Next is still worth checking out

International Energy has power to go higher; Motor insurance makes Cox a nice little runner
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The Independent Online

For a guide to how well Next's shares will perform during this year's autumn/winter season, just check out the length of its mini-skirts. If you see anything more resembling a belt than a skirt, sell.

For a guide to how well Next's shares will perform during this year's autumn/winter season, just check out the length of its mini-skirts. If you see anything more resembling a belt than a skirt, sell.

Blame such unorthodox investment advice on the orthodox views of Next's customers, who prefer their fashion lukewarm to catwalk hot - as the high-street retailer learnt to its cost this time last year. Cut garments too tight, low, or in this case, high, and sales suffer, along with the shares.

Fortunately, Next has one of the savviest retail management teams around, so it is unlikely to make the same mistake twice.

Indeed, the group's figures yesterday showed that its ranges had hit the spot during the first half of the year, helping its retail arm to post a 15 per cent leap in operating profits to £85.8m. Less impressive, at first glance, was its like-for-like sales growth, which was 1.8 per cent in the six months to July. That is depressed by the aggressive policy of expanding stores and opening new outlets. In 28 towns Next has opened a second store close by, cannibalising some of the first store's sales but improving overall sales and profitability.

So, Next is desperately trying to move City attention away from like-for-like sales growth at its high street stores, preferring instead operating profits. Group-wide these rose 15 per cent to £113.6m on the back of the company increasing its selling space by one quarter.

The market may initially have been sceptical about the group's obsession with bigger and bigger stores, but the plan seems to be working. The new space is beating the sales targets set for it by 26 per cent and paying for itself in double quick time. The real test will come in 2006, when Next opens a whopping 80,000 sq ft outlet in Manchester - its biggest by far.

Share buybacks sent earnings per share soaring 24 per cent, although higher interest charges meant pre-tax profits were just 6 per cent higher at £123.2m. The group may need a makeover in the medium term, but its expansion story is not over. The shares, up 7p at 1,139.5p, look attractive despite a strong run.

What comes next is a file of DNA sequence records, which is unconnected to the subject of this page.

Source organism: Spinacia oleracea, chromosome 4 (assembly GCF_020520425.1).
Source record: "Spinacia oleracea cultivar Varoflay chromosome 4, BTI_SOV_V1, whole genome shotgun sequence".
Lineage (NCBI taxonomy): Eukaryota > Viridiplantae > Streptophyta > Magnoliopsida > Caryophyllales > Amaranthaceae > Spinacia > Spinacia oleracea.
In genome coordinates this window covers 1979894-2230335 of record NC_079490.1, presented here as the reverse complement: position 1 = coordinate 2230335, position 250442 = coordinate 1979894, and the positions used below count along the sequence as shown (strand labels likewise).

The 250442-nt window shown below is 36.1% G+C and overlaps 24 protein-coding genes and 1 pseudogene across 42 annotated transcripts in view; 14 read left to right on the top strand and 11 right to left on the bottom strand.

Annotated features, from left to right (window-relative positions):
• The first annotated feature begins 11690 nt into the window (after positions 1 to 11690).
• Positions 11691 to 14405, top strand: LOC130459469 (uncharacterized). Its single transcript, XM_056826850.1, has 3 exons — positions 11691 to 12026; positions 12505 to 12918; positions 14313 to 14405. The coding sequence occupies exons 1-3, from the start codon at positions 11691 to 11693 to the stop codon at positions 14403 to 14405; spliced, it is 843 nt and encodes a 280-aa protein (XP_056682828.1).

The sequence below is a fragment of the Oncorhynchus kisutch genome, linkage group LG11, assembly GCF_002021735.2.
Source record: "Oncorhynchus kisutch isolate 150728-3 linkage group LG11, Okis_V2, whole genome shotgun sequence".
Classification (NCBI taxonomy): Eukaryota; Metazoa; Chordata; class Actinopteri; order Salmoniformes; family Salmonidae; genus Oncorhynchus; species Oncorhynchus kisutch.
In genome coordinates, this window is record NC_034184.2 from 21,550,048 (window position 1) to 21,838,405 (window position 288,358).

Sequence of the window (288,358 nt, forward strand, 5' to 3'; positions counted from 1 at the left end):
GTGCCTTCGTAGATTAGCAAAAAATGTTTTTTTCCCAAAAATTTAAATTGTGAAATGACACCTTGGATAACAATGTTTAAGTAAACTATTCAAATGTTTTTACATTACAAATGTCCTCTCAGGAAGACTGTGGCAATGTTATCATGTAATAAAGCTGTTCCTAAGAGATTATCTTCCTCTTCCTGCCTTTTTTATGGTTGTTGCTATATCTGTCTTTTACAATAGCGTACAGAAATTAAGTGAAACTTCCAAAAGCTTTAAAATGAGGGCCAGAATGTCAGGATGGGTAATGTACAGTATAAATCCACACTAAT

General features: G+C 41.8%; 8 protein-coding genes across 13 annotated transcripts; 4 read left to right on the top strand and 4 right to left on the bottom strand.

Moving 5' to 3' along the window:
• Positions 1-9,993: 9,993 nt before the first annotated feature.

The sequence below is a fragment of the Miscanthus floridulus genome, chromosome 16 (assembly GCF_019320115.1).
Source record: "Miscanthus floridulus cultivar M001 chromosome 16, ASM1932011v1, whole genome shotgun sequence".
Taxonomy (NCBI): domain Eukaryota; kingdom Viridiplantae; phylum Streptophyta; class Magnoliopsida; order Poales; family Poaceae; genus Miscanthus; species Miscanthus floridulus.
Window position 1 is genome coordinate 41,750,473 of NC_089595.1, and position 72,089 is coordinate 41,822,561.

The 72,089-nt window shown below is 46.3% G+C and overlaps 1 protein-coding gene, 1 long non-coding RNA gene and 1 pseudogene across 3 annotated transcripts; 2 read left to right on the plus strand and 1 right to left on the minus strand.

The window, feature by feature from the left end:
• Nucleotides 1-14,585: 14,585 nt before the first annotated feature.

International Energy has power to go higher

International Energy Group is not quite the utility giant its name suggests, but it has built a lucrative little business bringing gas to 40,000 homes in the Isle of Man and the Channel Islands, 40,000 homes in Portugal and 100,000 homes in the UK.

The company has been expanding in the UK and Portugal by building a gas pipes network into new housing developments, and makes its money charging energy suppliers (the ones homeowners actually sign up with and pay their bills to) to have their gas pumped through IEG pipes.

Inevitably, it is a market that has attracted the attention of Ofgem, the energy regulator, which is promising to reduce the profits that can be made by independent gas distributors such as IEG. Nervousness over what will happen when the new regime comes in later this decade is the main reason for IEG's lowly share price.

The worry is priced in. UK growth will slow, since it will take longer to get payback from building new pipelines, but there could be a little compensation from the increased housebuilding that is now being championed by the Government.

Customer numbers in Portugal are rising strongly, too, and there is likely to be a further acquisition to expand IEG into other European countries. Meanwhile, the dividend yields just under 4 per cent at yesterday's share price of 157.5p.

The company is quietly ambitious and worth backing at these levels.

Motor insurance makes Cox a nice little runner

The terrorist attacks of 11 September 2001 dealt a serious blow to Cox Insurance, leaving it with £125m of liabilities.

But the devastating event has forced the company to come up with a long-term survival plan. Cox put its Lloyd's of London business into run-off, bidding farewell to the exotic and volatile end of the insurance market, such as covering nuclear power stations.

Ring-fencing the Lloyd's business enabled Cox to raise £73m in a rights issue last year and it has used the money to power expansion in more predictable if less profitable lines, such as motor and household. Cox has shown that car insurance can be a nice little earner if you are able to operate in niches such as vintage cars, as well as the mainstream. It has been writing motor cover for decades and never made an operating loss, so it has the know-how to be this flexible.

Group operating profits more than tripled to £28.3m in the six months to 30 June. Its combined ratio - what insurers pay out in claims as a proportion of premiums - stands at 86 per cent (the ratio has to be below 100 per cent for insurance underwriting to be profitable).

Cox also has a rapidly expanding brokerage business, which is similar to the successful model of Direct Line. Cox co-ordinates a panel of insurers which its alliance of brokers can use. Inevitably many brokers use Cox itself, enabling the company to cherry-pick customers while also taking a cut of the business which goes elsewhere.

The market finds Cox tricky to value thanks to its hybrid nature, but Numis believes fair value is £1. The shares, up 4.5p to 84p, are worth a punt.

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